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The Meteorite Report: Relation of a Voyage made to the Departement of Orne in order to verify the Reality of a Meteorite observed on the 6th of Floreal of the Year 11 (April 26th, 1803) Paperback – January 21, 2013
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About the Author
Jean-Baptiste Biot, physicist, astronomer and mathematician, was born April 21, 1774 in Paris. A protégé of the astronomer and mathematician Laplace, Biot became titulary of the chair of mathematical physics at the College de France in 1800, at age 26. In 1804, the year following his report on the fall of the meteorite at L’Aigle, which made him famous all over Europe, he undertook a perilous ascension in a hydrogen balloon with the chemist Gay-Lussac (1778-1750) in order to study the properties of the atmosphere, and to determine the inclination of the Earth’s magnetic field. In 1812, Biot turned his attention to the study of optics and studied the polarization of light. His work in chromatic polarization and rotary polarization has led to many breakthroughs, such as liquid crystal displays (LCDs), which are used on television and computer screens, and polarizing filters, used in photography. Always a “hands-on” scientist, he undertook several expeditions for geodetic measurements in France, Spain, Scotland and Illyria. In 1820, together with Francesco Carlini, he determined for the first time the vertical deflection of the gravity field through measurements at the top of Mont Cenis, in the French Alps. Also in 1820, together with the physicist Felix Savart, he formulated the law of Biot-Savart, an equation that describes the magnetic field generated by an electric current, relating it to the magnitude, direction, length and proximity of the electric current. Few scientists were as much honored during their life time as Jean-Baptiste Biot.The name “biotite” was given to a certain kind of mica in honor of his work in optics. The Biot number, a dimensionless number (abbreviated Bi) is used in thermodynamics in heat transfer calculations. A now disused unit of measure of the electric current, the Biot, was also named after him (1 Biot = 10 Ampères). Besides the French Legion of Honor, and the Prussian Order “Pour le Mérite,” he also received the Rumford Medal. He was a member of the Royal Society of London (1815), as well as of the Royal Astronomical Society of London (1832), of the Royal Academy of Sciences of Stockholm (1816), the Academy of Sciences of Saint-Petersburg (1818), the American Academy of Arts and Sciences of Boston (1822), the Philosophical and Literary Academy of Saint Andrews, Scotland (1838), to name but a few... The year of his death, in 1862, at the age of 88, he published a book of studies on Indian and Chinese astronomy.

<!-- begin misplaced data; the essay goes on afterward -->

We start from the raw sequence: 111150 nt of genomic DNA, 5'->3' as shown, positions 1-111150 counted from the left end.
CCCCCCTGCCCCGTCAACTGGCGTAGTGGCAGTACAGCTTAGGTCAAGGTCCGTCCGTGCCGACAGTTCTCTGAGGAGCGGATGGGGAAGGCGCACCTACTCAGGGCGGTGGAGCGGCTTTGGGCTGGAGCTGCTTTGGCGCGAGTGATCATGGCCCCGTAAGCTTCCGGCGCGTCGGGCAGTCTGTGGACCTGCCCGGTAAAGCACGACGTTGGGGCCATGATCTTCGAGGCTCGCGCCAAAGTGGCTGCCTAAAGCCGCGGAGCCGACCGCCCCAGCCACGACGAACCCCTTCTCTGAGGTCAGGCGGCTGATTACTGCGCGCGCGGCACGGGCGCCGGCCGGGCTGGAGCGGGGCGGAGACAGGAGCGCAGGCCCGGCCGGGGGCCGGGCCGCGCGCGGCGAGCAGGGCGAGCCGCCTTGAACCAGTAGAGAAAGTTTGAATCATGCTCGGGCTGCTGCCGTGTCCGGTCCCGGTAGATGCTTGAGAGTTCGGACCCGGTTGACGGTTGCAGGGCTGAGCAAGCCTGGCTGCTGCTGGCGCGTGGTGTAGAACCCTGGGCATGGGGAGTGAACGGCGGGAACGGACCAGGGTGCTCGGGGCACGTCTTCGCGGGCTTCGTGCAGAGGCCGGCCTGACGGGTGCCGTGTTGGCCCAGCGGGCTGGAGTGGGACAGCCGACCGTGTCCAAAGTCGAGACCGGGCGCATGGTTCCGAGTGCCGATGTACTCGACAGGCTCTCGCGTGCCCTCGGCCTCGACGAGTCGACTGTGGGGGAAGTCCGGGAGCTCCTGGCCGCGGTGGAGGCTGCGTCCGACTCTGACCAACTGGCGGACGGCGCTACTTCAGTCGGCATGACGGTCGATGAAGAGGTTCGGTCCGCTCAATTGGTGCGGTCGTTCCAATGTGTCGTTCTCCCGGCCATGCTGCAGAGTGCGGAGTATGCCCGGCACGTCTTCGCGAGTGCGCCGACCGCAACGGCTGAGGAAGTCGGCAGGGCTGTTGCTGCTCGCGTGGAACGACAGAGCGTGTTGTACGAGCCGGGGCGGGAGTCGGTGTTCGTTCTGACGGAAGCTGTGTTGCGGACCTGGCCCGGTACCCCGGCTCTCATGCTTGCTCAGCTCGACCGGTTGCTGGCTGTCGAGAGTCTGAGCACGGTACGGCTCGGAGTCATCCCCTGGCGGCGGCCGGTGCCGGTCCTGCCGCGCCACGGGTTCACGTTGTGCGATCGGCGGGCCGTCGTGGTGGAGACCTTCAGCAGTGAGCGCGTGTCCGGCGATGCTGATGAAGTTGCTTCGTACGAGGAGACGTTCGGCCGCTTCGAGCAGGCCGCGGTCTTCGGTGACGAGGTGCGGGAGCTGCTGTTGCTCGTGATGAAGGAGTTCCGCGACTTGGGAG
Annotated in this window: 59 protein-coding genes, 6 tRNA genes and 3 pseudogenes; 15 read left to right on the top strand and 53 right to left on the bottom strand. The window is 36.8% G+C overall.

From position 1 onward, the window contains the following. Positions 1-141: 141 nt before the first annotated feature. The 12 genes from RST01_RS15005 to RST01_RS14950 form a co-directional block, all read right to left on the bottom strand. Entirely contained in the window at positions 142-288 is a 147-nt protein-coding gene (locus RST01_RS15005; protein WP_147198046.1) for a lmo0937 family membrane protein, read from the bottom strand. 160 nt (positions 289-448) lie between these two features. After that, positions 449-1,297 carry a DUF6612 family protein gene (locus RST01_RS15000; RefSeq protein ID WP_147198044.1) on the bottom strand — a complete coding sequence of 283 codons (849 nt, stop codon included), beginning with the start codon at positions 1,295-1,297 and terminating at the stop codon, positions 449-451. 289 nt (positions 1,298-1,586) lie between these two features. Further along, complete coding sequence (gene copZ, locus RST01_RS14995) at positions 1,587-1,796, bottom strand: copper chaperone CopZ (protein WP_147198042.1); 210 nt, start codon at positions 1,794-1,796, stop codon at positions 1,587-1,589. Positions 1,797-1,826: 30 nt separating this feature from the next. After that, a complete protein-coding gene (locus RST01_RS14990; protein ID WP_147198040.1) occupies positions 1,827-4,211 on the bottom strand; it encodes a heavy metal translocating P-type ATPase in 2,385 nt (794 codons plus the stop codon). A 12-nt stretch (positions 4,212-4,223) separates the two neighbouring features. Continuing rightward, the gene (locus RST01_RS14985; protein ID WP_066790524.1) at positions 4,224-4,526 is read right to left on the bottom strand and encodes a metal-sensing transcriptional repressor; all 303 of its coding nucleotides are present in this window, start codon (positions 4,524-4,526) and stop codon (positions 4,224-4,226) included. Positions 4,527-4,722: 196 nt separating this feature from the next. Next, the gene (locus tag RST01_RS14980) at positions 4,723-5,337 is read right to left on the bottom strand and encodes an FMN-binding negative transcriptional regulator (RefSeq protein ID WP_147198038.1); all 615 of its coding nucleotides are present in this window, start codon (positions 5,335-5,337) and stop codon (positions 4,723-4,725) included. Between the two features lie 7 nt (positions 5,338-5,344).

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Amazingly this report while ending the doubting Thomas's and allowing for an acceptance of the reality of meteorites there remained until the work of Eugene Shoemaker the residual notion of a stable universe and a refusal to accept the idea that it is a wild and chaotic place out there with rogue asteroids, comets, planets and even stars. Our moon we now know is gradually drifting away until it will be lost to us. Our galaxy is on a collision course with the Andromeda galaxy, and there is a recent report of a rogue star that passed through our Oort cloud.
If you have an keen interest in Meteorites, Astronomy, or Science History, I highly recommend this short book. It belongs on a shelf alongside Galileo's Starry Messenger and Newton's Principia as an example of the triumph of Science.